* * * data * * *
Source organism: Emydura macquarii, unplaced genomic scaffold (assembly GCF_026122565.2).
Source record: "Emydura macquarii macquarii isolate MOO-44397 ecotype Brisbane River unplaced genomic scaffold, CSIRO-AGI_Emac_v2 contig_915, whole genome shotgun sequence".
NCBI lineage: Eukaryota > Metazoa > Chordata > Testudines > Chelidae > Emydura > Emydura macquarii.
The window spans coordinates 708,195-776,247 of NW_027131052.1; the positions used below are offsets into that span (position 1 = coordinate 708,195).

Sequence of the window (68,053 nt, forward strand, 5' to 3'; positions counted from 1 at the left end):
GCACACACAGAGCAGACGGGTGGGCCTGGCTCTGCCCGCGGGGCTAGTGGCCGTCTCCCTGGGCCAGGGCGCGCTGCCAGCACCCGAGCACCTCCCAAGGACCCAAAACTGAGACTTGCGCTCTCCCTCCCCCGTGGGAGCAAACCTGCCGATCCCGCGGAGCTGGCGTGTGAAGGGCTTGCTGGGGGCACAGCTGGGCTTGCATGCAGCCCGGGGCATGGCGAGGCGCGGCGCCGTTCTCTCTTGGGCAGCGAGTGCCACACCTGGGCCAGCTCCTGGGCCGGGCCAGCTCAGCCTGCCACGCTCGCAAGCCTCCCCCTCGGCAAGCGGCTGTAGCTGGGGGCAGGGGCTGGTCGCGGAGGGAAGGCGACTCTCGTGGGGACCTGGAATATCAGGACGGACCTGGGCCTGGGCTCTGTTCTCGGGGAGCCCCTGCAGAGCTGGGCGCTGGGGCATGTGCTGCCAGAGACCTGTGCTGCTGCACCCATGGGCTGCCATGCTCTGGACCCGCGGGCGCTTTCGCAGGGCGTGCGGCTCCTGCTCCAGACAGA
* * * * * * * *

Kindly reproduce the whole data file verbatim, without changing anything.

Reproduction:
Source organism: Emydura macquarii, unplaced genomic scaffold (assembly GCF_026122565.2).
Source record: "Emydura macquarii macquarii isolate MOO-44397 ecotype Brisbane River unplaced genomic scaffold, CSIRO-AGI_Emac_v2 contig_915, whole genome shotgun sequence".
NCBI lineage: Eukaryota > Metazoa > Chordata > Testudines > Chelidae > Emydura > Emydura macquarii.
The window spans coordinates 708,195-776,247 of NW_027131052.1; the positions used below are offsets into that span (position 1 = coordinate 708,195).

Sequence of the window (68,053 nt, forward strand, 5' to 3'; positions counted from 1 at the left end):
GCACACACAGAGCAGACGGGTGGGCCTGGCTCTGCCCGCGGGGCTAGTGGCCGTCTCCCTGGGCCAGGGCGCGCTGCCAGCACCCGAGCACCTCCCAAGGACCCAAAACTGAGACTTGCGCTCTCCCTCCCCCGTGGGAGCAAACCTGCCGATCCCGCGGAGCTGGCGTGTGAAGGGCTTGCTGGGGGCACAGCTGGGCTTGCATGCAGCCCGGGGCATGGCGAGGCGCGGCGCCGTTCTCTCTTGGGCAGCGAGTGCCACACCTGGGCCAGCTCCTGGGCCGGGCCAGCTCAGCCTGCCACGCTCGCAAGCCTCCCCCTCGGCAAGCGGCTGTAGCTGGGGGCAGGGGCTGGTCGCGGAGGGAAGGCGACTCTCGTGGGGACCTGGAATATCAGGACGGACCTGGGCCTGGGCTCTGTTCTCGGGGAGCCCCTGCAGAGCTGGGCGCTGGGGCATGTGCTGCCAGAGACCTGTGCTGCTGCACCCATGGGCTGCCATGCTCTGGACCCGCGGGCGCTTTCGCAGGGCGTGCGGCTCCTGCTCCAGACAGA